Corsair LL120 RGB Fans vs Thermaltake Riing Plus Fans

I happen to have 2 computers I’m maintaining, one machine is my girlfriends and one is my own machine. I figured it was time to upgrade the fans, but I couldn’t decide between the Corsair LL120 RGB Fans, or the Thermaltake Riing Plus Fans.  So I figured I’d get both and see what happens!

Note: This article was not sponsored by Corsair or Thermaltake!

Hardware

Corsair LL120 Fans

The Corsair LL120 fans have 2 rings of LEDs, one around the outside of the fan and one around the inside. There’s 12 on the outside ring and 4 on the inside. The fans have rubber vibration dampeners on them and they feel pretty solid.
The Fans have 2 cables each, one for the LED lighting and another that’s a standard fan connector. This allows you to use your motherboard to control the fans. This is good in that you can use your standard fan controlling software to control the speed of the fans, however the downside is you will need to cable manage your fans to reach the different ports on your mainboard (and they’re usually spaced out all over the board). If you have a cheaper mainboard, you may run into issues of not having enough fan plugs, this means you’ll need to get a PWM fan splitter, adding even more clutter to your case.
Included with the kit is 3 fans, an LED Splitter box and the Corsair Lighting Node Pro. There’s a separate SATA power connector for the splitter and the lighting node pro, as well as a little connector cable between the two and a microUSB to USB header connection for control.
The LED Splitter supports 6 fans, and the Lighting Node Pro supports 2 Splitters.

 

Here’s the Corsair Controller installed in my machine (with some moderately poor cable management!) Note that there’s two boxes instead of just one.

Thermaltake Riing Fan

The Thermaltake Riing Fans have 12 LEDs around the edge, and none in the middle. They have rubber vibration dampeners on them and they feel pretty solid.
The fans use a proprietary Thermaltake fan plug, this must be plugged into the Thermaltake fan controller and it controls both the speed of the fan and the lighting.
Included in the kit is the 3 fans and a fan/lighting controller. The lighting controller uses a floppy drive connector (it includes a molex adapter in the box for this) to power it, and a micro USB to USB Header plug.

Here’s the Thermaltake Riing fan controller installed in my girlfriend’s machine. Less cables, but the fan cables are thicker.

Hardware wise, I prefer the Corsair fans due to them having normal PWM control from your mainboard and the extra LEDs really make them shine (pun totally intended).  This is way way more apparent when you see them in person, here’s a video I took of both the fans side by side.

 

Software

Corsair LL120 Fans

I’m using the Corsair iCue software which is currently in beta at the moment (but it’s pretty bug free already).
The controls are fairly easy to use, and the fans update instantly as you change settings. There’s no options in the iCue software for adjusting fan speeds, however this is intentional as it relies on your motherboard PWM connectors.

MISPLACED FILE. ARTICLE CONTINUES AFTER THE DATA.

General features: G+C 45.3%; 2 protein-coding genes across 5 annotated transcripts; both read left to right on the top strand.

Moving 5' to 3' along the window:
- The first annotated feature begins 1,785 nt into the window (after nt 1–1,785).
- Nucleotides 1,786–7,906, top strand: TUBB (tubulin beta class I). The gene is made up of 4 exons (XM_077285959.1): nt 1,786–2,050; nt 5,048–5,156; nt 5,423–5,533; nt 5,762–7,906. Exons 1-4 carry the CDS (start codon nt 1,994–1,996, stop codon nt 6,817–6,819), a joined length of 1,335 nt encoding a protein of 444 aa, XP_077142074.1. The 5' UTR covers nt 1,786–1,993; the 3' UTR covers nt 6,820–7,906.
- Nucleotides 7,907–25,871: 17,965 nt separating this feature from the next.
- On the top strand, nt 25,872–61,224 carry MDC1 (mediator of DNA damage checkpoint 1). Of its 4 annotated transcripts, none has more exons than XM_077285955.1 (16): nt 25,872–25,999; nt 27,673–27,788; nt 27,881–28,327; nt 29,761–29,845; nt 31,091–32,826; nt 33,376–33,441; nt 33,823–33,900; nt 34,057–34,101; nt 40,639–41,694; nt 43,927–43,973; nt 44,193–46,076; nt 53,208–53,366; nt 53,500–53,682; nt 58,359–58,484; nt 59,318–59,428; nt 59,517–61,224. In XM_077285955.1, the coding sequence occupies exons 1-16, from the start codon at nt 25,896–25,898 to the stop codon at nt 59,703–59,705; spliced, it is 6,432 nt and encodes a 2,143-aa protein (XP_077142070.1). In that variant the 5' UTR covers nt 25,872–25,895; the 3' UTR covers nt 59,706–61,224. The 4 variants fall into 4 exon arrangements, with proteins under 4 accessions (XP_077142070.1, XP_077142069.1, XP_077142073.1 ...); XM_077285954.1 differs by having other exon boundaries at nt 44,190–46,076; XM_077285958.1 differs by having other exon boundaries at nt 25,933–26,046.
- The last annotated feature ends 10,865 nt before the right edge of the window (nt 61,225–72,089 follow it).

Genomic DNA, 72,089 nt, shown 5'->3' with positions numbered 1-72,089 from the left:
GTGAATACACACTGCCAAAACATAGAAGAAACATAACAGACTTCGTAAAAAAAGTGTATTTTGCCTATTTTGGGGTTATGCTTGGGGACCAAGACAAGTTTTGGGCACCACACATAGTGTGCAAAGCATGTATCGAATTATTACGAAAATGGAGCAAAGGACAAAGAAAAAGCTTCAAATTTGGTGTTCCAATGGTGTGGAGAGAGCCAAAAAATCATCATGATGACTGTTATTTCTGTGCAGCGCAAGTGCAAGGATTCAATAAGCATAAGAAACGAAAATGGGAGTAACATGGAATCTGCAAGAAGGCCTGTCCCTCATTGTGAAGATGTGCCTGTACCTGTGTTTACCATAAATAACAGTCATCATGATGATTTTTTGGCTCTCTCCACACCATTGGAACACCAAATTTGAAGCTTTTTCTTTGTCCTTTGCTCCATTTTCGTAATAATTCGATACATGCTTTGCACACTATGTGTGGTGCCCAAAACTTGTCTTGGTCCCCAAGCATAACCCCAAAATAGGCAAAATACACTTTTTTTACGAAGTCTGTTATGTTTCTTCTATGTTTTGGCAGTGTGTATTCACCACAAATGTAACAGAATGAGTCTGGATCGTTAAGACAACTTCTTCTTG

One of the super cool features is the ability to sync the fans up with whatever game you’re playing, so far this only supports Far Cry 5, but hopefully soon we will see support for more games in the future. See here for more info!

It really feels like Corsair are onto something good with the iCue software and the way it integrates with the other Corsair Hardware. I’ve got 3 pieces of Corsair gear in my machine (RGB Ram, LL120 Fans and a Corsair Void Headset) and it’s good to be able to control everything from the one spot.

Thermaltake Riing Plus Fans

This is where the Riing Plus fans fall short. The TT RGB Plus software seems to get the job done, but it feels unintuitive and painful to use. It feels as though the Thermaltake fan controller software was an afterthought.
Because the fans are using proprietary connectors, you have to set the fan controls up within the Thermaltake software. If you’re not using a Thermaltake device that has a temperature sensor in it (eg. a water cooler), it will report the temperature as 0 degrees and thus you have to set all your fans to manual mode and pick a speed.
Configuring the lighting settings is moderately painful, though for the most part, once you’ve got them set, you’re done.

Cost

At the time of publishing, the 3 pack of fans with the controller for the Corsair LL120 is $149AUD, and the Thermaltake Riing Plus RGB is $129AUD.

If the Thermaltake Riing fans had better software, they could give the Corsair LL120 fans a run for their money

Specs

The specs are pretty similar, with the Thermaltake Riing Plus fans capable of a little higher max air flow. Sound, RPM and warranty are about the same.

Corsair LL120

Max Air Flow: 43.25CFM
Noise: 24.8dBA
Speed: 600-1500RPM
Warranty: Two Years

Thermaltake Riing Plus

Max Air Flow: 48.34CFM
Noise: 24.7dBA
Speed: 500-1500RPM
Warranty: Two Years

Conclusion

The Corsair LL120 fans look better than Thermaltake’s offering, however they are a little bit more expensive. The better control over fan speeds (using your motherboard software and PWM connectors) gives you way more flexibility in your setup, and the Corsair iCue software eclipses anything that that Thermaltake has built.

Bonus points, here’s how they look in my machine and my girlfriends machine!  The photos make the Corsair fans look not as great because they’re so bright!